The Dangers of Leaving Borderline Personality Disorder and Addiction Untreated
Once thought to be a cross between neurosis and psychosis (hence the label “borderline”), borderline personality disorder entails a high degree of emotional instability and overall chaos in a person’s daily life. Borderline personality disorder, or BPD, also has a strong genetic component, so brain chemical imbalances account for much of the distress a person experiences.
Like BPD, drug addiction naturally breeds chaos in a person’s life on both a physical and psychological level. This means, someone living with borderline personality disorder and addiction has an even more difficult time managing the affairs of daily life.
When left untreated, both borderline personality disorder and addiction grow worse in severity making it even more difficult to manage BPD symptoms or stop using drugs. If you or someone you know are considering getting treatment help, call our helpline at for information on available treatment options.
Borderline Personality Disorder Characteristics
According to Mayo Clinic, people living with borderline personality disorder experience of range of distressing symptoms, including:
- Fear of relationship abandonment
- Distorted self-image
- Feelings of emptiness
- Paranoid thinking brought on by stress
- Inability to control anger
- Impulsive behavior
- Emotional instability
In effect, borderline personality disorder distorts a person’s thinking and perceptions of self and others causing ongoing misunderstandings and constant emotional distress in his or her daily life.
The Combined Effects of Borderline Personality Disorder and Addiction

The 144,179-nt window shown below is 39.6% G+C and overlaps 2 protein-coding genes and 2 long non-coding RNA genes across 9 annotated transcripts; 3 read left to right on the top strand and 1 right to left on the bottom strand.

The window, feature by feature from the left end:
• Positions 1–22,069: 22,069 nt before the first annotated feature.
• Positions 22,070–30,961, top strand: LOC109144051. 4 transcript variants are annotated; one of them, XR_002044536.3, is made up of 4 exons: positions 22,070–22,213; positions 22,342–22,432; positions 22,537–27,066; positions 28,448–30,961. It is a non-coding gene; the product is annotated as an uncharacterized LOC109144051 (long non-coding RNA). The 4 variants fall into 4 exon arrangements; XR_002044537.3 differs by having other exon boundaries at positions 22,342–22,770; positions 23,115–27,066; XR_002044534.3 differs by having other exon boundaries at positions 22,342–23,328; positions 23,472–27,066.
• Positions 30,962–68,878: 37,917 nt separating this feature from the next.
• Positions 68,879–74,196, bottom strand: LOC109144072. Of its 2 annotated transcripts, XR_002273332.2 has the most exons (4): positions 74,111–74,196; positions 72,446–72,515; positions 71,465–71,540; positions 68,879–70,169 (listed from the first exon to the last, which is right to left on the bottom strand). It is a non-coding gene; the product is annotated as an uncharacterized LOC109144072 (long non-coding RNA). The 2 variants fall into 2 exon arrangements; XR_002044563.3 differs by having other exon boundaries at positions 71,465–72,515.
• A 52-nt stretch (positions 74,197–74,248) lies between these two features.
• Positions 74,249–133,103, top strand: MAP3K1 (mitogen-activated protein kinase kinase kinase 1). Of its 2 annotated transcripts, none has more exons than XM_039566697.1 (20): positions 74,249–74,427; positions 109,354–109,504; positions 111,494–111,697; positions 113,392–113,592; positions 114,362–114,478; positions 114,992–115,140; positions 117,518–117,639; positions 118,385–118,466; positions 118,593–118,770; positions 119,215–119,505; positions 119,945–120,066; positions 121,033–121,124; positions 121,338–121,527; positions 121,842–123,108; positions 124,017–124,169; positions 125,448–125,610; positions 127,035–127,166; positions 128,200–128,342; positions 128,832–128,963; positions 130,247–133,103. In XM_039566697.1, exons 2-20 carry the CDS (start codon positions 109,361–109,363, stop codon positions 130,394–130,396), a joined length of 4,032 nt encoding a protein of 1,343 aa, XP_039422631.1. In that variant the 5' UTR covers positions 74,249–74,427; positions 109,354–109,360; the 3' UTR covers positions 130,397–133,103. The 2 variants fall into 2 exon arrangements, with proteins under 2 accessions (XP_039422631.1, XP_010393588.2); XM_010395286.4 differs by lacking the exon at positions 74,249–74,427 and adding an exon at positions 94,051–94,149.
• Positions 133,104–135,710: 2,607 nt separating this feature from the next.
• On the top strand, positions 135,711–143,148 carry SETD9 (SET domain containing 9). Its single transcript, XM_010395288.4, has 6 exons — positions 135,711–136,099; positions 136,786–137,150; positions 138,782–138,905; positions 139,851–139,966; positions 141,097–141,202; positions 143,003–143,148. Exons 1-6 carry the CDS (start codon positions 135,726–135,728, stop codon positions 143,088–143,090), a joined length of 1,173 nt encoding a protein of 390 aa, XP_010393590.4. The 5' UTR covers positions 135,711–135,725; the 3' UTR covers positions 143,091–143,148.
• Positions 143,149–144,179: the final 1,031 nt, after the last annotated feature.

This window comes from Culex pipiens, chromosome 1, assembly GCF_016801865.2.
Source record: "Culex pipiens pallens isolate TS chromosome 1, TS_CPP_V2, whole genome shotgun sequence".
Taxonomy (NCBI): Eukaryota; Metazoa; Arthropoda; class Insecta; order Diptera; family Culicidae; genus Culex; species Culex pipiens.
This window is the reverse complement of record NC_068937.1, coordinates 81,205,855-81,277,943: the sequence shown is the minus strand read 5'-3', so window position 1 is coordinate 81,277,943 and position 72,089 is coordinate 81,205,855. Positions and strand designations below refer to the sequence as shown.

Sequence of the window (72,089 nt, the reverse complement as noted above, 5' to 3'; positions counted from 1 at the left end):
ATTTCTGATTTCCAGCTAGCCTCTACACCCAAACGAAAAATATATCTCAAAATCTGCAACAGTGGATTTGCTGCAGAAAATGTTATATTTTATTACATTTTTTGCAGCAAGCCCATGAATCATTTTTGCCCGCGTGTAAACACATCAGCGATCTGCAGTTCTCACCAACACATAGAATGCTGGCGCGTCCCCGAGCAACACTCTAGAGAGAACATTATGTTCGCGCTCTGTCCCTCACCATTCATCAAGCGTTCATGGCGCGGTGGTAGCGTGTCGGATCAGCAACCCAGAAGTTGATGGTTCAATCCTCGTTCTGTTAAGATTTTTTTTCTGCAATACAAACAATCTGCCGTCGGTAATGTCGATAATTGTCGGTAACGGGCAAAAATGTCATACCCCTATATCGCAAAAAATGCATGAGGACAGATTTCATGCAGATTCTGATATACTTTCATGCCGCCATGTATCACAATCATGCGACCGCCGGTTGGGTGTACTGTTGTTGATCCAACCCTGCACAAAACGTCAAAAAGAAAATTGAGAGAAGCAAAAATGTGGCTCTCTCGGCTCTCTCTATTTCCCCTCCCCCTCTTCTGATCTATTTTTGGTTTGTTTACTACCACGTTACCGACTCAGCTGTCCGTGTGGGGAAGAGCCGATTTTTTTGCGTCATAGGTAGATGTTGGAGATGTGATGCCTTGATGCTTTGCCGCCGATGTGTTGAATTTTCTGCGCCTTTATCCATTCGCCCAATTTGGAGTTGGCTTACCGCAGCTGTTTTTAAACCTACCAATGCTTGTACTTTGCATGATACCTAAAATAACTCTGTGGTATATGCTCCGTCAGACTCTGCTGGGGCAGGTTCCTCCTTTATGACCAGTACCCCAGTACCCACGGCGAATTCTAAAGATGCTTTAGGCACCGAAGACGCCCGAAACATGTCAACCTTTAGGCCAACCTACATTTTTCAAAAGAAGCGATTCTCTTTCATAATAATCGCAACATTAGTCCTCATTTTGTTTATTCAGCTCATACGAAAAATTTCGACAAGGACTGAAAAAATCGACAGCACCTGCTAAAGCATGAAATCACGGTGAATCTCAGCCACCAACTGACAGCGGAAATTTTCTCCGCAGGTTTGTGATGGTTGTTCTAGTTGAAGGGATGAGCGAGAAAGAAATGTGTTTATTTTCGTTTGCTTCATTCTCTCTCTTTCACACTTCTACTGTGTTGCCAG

Not unlike borderline personality disorder, the effects of addiction alter the brain on both a physical and structural level, according to the Journal of Neuropharmacology. These similarities, combined with the overall emotional turmoil that drug abuse naturally breeds over time, wreaks havoc in the life of someone struggling with the two conditions.
Other similarities between borderline personality disorder and addiction include:
- Impulsive behavior
- Self-destructive behaviors
- Relationship chaos
- Drastic mood swings
- Manipulative tendencies
- Problems holding down a job
- Problems managing money
Over time, the combined effects of borderline personality disorder and addiction create a downward spiral of destruction in a person’s life.
According to the Substance Abuse & Mental Health Services Administration, an estimated 75 percent of BPD sufferers engage in self-harming behaviors, such as cutting, burning and scratching. These activities provide a certain degree of relief from distressing emotional feelings.
Add to this the frequent bouts of depression, sleeplessness and anxiety that come with an opiate or stimulant addiction and self-harming behaviors stand to increase (and keep increasing) at a fast rate.
Borderline personality disorder exists as the only psychological disorder where suicidal tendencies are a required criteria for a BPD diagnosis. An estimated 79 percent of people suffering from borderline personality disorder have a history of suicide attempts, with as many as eight to 10 percent actually dying as a result.
With borderline personality disorder and addiction, a person’s emotional state becomes even more so unstable, which greatly increases the likelihood of suicidal thinking and behavior.
Considering how volatile these two conditions can be when combined, the need for treatment help only increases with time. If you or someone you know struggles with borderline personality disorder and addiction and have more questions, please don’t hesitate to call our toll-free helpline at .